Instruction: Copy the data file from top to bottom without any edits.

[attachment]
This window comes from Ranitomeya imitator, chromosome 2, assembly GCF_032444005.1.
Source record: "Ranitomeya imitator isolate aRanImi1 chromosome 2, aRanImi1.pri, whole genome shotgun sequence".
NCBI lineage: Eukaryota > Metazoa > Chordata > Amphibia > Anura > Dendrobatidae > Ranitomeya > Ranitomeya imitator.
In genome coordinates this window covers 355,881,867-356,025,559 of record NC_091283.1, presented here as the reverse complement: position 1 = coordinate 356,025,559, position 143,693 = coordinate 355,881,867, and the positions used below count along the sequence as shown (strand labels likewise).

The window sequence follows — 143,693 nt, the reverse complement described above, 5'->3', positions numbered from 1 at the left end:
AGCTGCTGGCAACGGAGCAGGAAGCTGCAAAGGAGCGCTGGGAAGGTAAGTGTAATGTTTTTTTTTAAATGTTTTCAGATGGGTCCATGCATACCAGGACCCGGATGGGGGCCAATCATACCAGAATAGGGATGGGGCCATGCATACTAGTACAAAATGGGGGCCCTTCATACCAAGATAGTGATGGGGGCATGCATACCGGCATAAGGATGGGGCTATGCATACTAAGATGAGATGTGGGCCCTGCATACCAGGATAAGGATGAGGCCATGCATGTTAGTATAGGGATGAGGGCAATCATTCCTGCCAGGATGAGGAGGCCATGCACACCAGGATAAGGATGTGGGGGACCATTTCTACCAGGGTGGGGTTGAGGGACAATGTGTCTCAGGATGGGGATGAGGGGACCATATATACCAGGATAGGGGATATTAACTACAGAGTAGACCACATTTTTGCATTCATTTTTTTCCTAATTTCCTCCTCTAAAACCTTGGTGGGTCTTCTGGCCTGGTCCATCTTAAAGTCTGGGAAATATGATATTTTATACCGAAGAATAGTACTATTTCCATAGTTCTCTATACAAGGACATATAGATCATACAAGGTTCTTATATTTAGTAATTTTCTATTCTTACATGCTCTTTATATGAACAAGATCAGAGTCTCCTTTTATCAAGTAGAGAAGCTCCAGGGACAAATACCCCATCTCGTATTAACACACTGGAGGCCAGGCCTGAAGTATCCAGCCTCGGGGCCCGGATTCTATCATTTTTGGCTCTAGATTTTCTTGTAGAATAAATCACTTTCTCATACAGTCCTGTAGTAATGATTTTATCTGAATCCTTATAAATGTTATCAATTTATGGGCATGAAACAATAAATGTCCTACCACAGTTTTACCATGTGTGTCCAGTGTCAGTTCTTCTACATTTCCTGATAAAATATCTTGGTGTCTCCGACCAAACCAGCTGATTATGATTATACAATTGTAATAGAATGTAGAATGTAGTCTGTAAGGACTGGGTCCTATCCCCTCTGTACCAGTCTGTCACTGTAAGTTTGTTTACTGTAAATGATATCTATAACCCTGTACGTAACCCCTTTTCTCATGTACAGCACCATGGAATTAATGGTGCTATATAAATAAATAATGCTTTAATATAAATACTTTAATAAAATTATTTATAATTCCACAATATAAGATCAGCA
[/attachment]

This window comes from Ranitomeya imitator, chromosome 2, assembly GCF_032444005.1.
Source record: "Ranitomeya imitator isolate aRanImi1 chromosome 2, aRanImi1.pri, whole genome shotgun sequence".
NCBI lineage: Eukaryota > Metazoa > Chordata > Amphibia > Anura > Dendrobatidae > Ranitomeya > Ranitomeya imitator.
In genome coordinates this window covers 355,881,867-356,025,559 of record NC_091283.1, presented here as the reverse complement: position 1 = coordinate 356,025,559, position 143,693 = coordinate 355,881,867, and the positions used below count along the sequence as shown (strand labels likewise).

The window sequence follows — 143,693 nt, the reverse complement described above, 5'->3', positions numbered from 1 at the left end:
AGCTGCTGGCAACGGAGCAGGAAGCTGCAAAGGAGCGCTGGGAAGGTAAGTGTAATGTTTTTTTTTAAATGTTTTCAGATGGGTCCATGCATACCAGGACCCGGATGGGGGCCAATCATACCAGAATAGGGATGGGGCCATGCATACTAGTACAAAATGGGGGCCCTTCATACCAAGATAGTGATGGGGGCATGCATACCGGCATAAGGATGGGGCTATGCATACTAAGATGAGATGTGGGCCCTGCATACCAGGATAAGGATGAGGCCATGCATGTTAGTATAGGGATGAGGGCAATCATTCCTGCCAGGATGAGGAGGCCATGCACACCAGGATAAGGATGTGGGGGACCATTTCTACCAGGGTGGGGTTGAGGGACAATGTGTCTCAGGATGGGGATGAGGGGACCATATATACCAGGATAGGGGATATTAACTACAGAGTAGACCACATTTTTGCATTCATTTTTTTCCTAATTTCCTCCTCTAAAACCTTGGTGGGTCTTCTGGCCTGGTCCATCTTAAAGTCTGGGAAATATGATATTTTATACCGAAGAATAGTACTATTTCCATAGTTCTCTATACAAGGACATATAGATCATACAAGGTTCTTATATTTAGTAATTTTCTATTCTTACATGCTCTTTATATGAACAAGATCAGAGTCTCCTTTTATCAAGTAGAGAAGCTCCAGGGACAAATACCCCATCTCGTATTAACACACTGGAGGCCAGGCCTGAAGTATCCAGCCTCGGGGCCCGGATTCTATCATTTTTGGCTCTAGATTTTCTTGTAGAATAAATCACTTTCTCATACAGTCCTGTAGTAATGATTTTATCTGAATCCTTATAAATGTTATCAATTTATGGGCATGAAACAATAAATGTCCTACCACAGTTTTACCATGTGTGTCCAGTGTCAGTTCTTCTACATTTCCTGATAAAATATCTTGGTGTCTCCGACCAAACCAGCTGATTATGATTATACAATTGTAATAGAATGTAGAATGTAGTCTGTAAGGACTGGGTCCTATCCCCTCTGTACCAGTCTGTCACTGTAAGTTTGTTTACTGTAAATGATATCTATAACCCTGTACGTAACCCCTTTTCTCATGTACAGCACCATGGAATTAATGGTGCTATATAAATAAATAATGCTTTAATATAAATACTTTAATAAAATTATTTATAATTCCACAATATAAGATCAGCA